Where do writers get their ideas? In the case of her latest novel, This Has Nothing to Do with You, Manitoba author Lauren Carter responded so strongly to a book about sibling relationships and family secrets that she penned her own novel along similar themes.
In Carter’s words, “I started writing my novel the afternoon that I finished Karen Joy Fowler’s PEN/Faulkner Award–winning novel We Are All Completely Beside Ourselves.”
At the time, Carter was working on short fiction about friends living with trauma and change in a small town. “At first I thought this would be the fourth story,” she says, “but it kept going.”
Set in the early 1990s, Carter’s page-turning novel takes place mainly in northern Ontario, where she was raised. The story recounts the tumultuous life of the protagonist Mel from ages 18 to 21. Written in her voice, the narrative hopscotches in time between the past and present.
At the outset, her mother commits a double murder on the morning after Mel’s high school graduation, one of the victims being Mel’s father.
The enormity of the crime discombobulates Mel and her brother, Matt. She escapes to the West Coast, while he appears to handle things better, maintaining contact with their imprisoned mother.
After two years, Mel returns home. However, Matt has changed drastically, and she struggles alone to jump-start her life.
“It isn’t easy to accept that we are all more than the worst thing we’ve ever done – something that one of the characters says. But that’s ultimately the truth – one which we often forget nowadays, but one which makes empathy possible.” -Lauren Carter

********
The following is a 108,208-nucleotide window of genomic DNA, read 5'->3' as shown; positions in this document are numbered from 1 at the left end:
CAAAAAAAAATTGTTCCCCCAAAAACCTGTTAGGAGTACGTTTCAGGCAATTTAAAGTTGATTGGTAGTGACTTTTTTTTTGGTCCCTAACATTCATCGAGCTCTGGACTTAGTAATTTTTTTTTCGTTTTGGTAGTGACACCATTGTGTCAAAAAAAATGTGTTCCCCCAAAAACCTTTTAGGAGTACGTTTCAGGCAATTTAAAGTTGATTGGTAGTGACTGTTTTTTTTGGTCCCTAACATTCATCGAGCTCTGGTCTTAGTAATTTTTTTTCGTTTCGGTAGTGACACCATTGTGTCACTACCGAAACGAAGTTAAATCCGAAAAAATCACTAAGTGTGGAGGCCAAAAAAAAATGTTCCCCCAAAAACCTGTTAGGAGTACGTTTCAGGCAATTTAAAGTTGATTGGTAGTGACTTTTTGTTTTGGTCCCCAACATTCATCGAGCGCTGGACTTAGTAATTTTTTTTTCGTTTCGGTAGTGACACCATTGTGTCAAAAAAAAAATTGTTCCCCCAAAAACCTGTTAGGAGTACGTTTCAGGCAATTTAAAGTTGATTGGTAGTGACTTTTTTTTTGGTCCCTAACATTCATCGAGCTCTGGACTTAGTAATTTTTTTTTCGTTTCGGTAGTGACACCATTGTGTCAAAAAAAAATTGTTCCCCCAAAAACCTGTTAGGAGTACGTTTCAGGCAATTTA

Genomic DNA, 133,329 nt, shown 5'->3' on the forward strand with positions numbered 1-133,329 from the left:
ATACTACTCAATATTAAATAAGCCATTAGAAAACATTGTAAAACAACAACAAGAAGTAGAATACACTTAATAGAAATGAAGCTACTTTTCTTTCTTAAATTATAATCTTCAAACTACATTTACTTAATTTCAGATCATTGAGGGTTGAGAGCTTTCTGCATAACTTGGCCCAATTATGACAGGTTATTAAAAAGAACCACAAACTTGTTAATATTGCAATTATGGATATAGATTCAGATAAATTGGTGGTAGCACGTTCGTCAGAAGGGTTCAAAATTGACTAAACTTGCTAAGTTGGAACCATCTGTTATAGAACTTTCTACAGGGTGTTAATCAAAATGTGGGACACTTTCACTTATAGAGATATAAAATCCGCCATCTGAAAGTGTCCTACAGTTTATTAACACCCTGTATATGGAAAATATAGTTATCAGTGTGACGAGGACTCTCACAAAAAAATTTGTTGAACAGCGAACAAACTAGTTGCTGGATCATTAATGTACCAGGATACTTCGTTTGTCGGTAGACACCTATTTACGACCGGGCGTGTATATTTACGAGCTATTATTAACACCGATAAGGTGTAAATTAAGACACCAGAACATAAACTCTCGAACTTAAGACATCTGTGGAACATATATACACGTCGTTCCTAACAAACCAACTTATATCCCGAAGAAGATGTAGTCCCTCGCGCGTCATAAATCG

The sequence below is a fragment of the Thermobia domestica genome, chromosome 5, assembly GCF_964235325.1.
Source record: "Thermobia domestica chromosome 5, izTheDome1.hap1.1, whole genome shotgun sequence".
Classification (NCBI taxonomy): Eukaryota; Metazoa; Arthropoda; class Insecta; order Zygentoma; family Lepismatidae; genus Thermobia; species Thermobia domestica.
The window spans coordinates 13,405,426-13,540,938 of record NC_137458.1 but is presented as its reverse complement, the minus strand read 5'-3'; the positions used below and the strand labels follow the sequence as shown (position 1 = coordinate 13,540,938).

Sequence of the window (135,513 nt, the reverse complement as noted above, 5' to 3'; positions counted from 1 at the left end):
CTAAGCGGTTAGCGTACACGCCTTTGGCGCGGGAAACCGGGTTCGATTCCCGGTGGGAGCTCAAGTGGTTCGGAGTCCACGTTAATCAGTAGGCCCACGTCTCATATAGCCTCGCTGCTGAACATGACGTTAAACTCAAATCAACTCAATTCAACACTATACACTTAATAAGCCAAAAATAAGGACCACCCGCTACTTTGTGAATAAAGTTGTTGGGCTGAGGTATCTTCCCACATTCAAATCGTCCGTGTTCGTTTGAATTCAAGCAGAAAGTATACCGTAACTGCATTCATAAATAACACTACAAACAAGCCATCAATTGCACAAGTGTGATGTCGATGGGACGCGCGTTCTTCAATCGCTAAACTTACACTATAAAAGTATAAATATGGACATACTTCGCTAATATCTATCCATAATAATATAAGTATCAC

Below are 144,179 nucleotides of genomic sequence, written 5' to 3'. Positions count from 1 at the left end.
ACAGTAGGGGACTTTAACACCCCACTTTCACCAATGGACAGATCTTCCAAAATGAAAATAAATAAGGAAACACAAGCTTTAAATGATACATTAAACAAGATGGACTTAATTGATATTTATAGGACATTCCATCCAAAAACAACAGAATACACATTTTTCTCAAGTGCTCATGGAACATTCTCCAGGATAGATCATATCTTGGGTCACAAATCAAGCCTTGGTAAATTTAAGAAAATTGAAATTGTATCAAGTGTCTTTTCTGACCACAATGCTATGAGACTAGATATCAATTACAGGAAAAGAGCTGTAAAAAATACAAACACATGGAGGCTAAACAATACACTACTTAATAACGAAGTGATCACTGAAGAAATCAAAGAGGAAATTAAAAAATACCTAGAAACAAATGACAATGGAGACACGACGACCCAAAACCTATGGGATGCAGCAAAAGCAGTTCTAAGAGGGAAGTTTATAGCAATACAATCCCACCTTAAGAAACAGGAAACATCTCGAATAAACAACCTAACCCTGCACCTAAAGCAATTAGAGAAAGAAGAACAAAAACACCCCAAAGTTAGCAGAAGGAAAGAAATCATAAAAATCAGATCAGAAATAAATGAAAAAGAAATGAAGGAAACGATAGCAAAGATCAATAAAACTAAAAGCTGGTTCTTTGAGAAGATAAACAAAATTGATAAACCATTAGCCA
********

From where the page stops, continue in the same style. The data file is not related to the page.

She takes in Grommet, an abused dog from the animal shelter where she volunteers. “Adopting a dog is Mel’s attempt to create a normal life,” Carter says. “This is the sort of semi-delusional ‘everything will be fine’ thinking that happens with unaddressed trauma. This is the way Mel knows how to act from within her family, so it’s what she tries, but obviously, it doesn’t work.”
Throughout the novel, Matt often rails against the 1994 Rwandan genocide. Reflecting on this aspect of the story, Carter states, “I wanted to draw a clear link between an atrocity that demanded an assertion of moral action that the West critically failed at and the microcosm of a family that also failed – at moral decision making, at overcoming dysfunction, at being honest, facing hard truths, and supporting one another.”
Mel definitely experiences some failures. Carter explains: “I loved hanging out with Mel through writing this novel. In fact, she was quite alive to me from the beginning. It was fun – although also sometimes uncomfortable – to encourage her to make one stupid decision after another.”
In terms of craft, Carter’s greatest challenge was weaving together the three plot lines: the family experience, Mel’s West Coast journey, and the events that happen in the present.
Despite the dark subject matter, Carter would like her novel to offer readers honesty and hope. “While the book is about trauma and healing, it is also about empathy and raises the question of forgiveness,” she says.
“It isn’t easy to accept that we are all more than the worst thing we’ve ever done – something that one of the characters says. But that’s ultimately the truth – one which we often forget nowadays, but one which makes empathy possible.”